Let’s say that fabled, elusive french designer, Thierry Mugler, is trolling for a new men’s fragrance campaign face, and he’s after someone as principally limitless as himself. Does he look to the dimwitted, emaciated boy toys we like to sit on couches at our parties and sedate with non-talkative drugs so they fulfill an aesthetic but don’t embarrass us conversationally, or does he look to the radical, uncaged, and charming man of muscle? You can guess the answer. Behold South African dash-king Oscar Pistorius, “the fastest man on no legs,” who is the new face of Mugler’s A*Men fragrance, and worked with Mugler and designer Stefano Canulli on special pants and “blades”— chrome cladding atop his carbon-fiber prosthetics—which he wears in the campaign.
Pistorius, 24, describes this fittingness. “Well, I’ve worn A*Men for a while,” he says, following our photo shoot in Paris. “Much about the fragrance, and Mugler, kind of embodies myself. Mugler champions this kind of futuristic world—very cutting edge, very dynamic. And he talks about pushing oneself and defying expectations. I try to do the same, to not conform to the normal expectations people set out for me.”
Pistorius was born with a congenital absence of the fibula in both legs, and at 11 months old was forced to have both legs amputated from his knees down. He participated in several sports still with the aid of prosthetics, and discovered his gift for running in 2004. Since then, he’s set world records in the 100, 200, and 400-meter races in sport class T44. In 2007, he took part in international competitions for “able-bodied” runners. Contention arose, his detractors claiming that the artificial lower legs gave him an unfair advantage. The same year, the International Association of Athletics Federation concluded this contention just, substantiated by scientists’ studies of the two differing methods of racing. The results, however, were overturned prior to the 2008 Beijing Olympics on the grounds of insufficient evidence. Pistorius was made eligible to compete, though he did not qualify for the 400 meters for South Africa, despite running a personal best. He went on to gold-sweep the 2008 Paralympic Games in the 100, 200, and 400.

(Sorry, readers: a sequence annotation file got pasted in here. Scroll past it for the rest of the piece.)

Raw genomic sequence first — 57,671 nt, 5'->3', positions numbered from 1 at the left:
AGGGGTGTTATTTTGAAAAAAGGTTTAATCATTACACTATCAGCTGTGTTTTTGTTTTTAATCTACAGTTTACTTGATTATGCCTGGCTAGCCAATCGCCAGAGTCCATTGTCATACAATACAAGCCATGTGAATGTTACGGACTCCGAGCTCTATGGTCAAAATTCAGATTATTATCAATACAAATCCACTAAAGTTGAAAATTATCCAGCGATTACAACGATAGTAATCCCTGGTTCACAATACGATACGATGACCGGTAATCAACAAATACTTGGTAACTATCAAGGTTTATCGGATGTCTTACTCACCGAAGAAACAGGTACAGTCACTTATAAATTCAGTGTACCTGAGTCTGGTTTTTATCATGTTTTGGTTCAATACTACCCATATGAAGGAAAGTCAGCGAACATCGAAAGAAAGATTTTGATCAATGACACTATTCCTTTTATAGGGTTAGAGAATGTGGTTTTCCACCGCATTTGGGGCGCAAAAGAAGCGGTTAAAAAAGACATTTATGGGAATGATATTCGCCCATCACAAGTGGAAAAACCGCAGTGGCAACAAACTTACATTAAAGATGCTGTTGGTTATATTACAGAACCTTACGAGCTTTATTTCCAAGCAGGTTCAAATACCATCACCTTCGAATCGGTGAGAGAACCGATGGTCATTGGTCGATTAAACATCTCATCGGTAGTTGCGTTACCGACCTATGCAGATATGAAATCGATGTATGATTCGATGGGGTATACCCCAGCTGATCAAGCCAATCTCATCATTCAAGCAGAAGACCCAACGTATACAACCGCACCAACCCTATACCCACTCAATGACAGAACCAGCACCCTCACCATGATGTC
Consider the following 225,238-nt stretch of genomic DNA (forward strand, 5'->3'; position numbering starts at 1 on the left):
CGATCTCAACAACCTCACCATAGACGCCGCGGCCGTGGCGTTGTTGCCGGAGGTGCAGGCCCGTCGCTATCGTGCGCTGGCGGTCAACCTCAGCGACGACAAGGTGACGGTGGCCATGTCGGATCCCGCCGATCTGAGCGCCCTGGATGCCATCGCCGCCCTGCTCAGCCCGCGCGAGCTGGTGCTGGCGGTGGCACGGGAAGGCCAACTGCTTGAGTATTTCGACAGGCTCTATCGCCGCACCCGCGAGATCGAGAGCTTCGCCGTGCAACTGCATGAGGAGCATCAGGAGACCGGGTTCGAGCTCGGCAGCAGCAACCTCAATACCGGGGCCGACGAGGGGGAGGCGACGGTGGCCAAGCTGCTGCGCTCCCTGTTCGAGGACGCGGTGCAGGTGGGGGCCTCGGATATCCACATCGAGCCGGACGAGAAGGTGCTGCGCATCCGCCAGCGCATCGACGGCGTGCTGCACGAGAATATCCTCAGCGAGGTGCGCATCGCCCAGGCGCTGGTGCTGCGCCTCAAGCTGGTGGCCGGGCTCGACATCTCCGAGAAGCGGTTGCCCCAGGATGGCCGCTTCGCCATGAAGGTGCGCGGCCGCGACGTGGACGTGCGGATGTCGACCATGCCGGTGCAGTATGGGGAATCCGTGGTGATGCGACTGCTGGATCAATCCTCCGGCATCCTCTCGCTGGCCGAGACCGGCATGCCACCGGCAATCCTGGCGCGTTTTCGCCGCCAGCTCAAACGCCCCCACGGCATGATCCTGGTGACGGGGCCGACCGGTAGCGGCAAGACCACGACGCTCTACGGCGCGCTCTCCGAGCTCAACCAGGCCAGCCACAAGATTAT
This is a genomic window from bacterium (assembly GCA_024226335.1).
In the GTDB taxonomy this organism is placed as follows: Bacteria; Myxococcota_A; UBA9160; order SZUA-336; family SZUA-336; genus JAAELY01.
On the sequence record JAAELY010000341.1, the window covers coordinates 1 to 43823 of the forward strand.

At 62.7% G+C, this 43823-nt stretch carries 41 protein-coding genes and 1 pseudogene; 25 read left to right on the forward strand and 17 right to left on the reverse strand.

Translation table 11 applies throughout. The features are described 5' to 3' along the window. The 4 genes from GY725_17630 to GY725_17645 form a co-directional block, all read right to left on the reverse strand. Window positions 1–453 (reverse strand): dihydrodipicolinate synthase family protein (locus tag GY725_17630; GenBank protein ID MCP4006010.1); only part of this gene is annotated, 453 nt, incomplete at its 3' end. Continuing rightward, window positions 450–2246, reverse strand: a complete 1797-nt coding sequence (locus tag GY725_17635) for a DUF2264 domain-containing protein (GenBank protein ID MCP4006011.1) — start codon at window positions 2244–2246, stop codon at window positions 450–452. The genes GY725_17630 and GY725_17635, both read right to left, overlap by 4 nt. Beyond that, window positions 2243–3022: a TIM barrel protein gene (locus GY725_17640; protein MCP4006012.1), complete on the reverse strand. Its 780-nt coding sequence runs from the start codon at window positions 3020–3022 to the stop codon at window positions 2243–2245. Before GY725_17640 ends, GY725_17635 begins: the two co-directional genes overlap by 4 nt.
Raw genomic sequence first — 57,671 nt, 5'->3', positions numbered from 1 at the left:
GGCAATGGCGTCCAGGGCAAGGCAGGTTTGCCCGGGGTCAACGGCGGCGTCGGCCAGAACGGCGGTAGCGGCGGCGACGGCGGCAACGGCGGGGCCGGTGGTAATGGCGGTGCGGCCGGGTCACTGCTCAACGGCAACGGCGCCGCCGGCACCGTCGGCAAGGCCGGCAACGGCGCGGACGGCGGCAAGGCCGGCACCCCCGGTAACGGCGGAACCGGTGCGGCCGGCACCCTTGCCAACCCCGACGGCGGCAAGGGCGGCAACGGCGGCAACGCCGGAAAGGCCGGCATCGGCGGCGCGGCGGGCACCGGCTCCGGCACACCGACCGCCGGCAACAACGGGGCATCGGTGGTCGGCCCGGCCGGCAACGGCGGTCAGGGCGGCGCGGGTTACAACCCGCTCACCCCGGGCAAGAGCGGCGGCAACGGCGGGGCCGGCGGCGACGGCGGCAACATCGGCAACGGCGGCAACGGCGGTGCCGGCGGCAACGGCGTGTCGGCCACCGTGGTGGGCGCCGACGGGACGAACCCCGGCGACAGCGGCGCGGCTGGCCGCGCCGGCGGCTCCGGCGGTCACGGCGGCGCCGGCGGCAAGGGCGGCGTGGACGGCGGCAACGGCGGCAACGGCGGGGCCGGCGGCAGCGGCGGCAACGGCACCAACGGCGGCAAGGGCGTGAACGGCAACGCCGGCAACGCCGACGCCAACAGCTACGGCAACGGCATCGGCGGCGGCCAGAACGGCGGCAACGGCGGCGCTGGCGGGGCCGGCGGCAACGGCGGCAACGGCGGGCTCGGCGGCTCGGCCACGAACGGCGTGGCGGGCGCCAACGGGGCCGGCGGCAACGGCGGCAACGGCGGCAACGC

While the sprinter has described the notion that he gains an advantage with prosthetic legs as “weird,” he’s maintained focus on winning races, whatever category they fall. “I’m inspired by other people,” he says, “but I don’t compare myself to my competitors. If your competitors are weaker than you are, then you end up not pushing yourself. I don’t want to ever look back at my career and feel I let my talent go to waste. In everything in life, you’ve got a certain skill set, or talent, or gift, and if you don’t use it, and put in hard work and dedication, you’ll miss out. I’ve got a really good team, a great coach, and good advice from people that I can trust to really push it.” Regards this worldview within the framework of the high fashion world he’s spun into of late, he remarks, “Fashion is always evolving, and it’s interesting because you see some designers are trying to keep up with others, and other designers are creating the trends.”
Of course, Pistorius’ singular view to competitive autonomy and consistent improvement aligns with one of fashion’s most dominant visionaries, but it helps that he kicks ass, and it surely helps that he’s hot. Pistorius, though, isn’t wearing this with the bravado or arrogance you often see in 20-something athletic powerhouses. This grace and kindness—no doubt appealing to the Mugler mystique as well—alongside a handful of world records, are what will ultimately crystalize his global athletic contribution for years to come.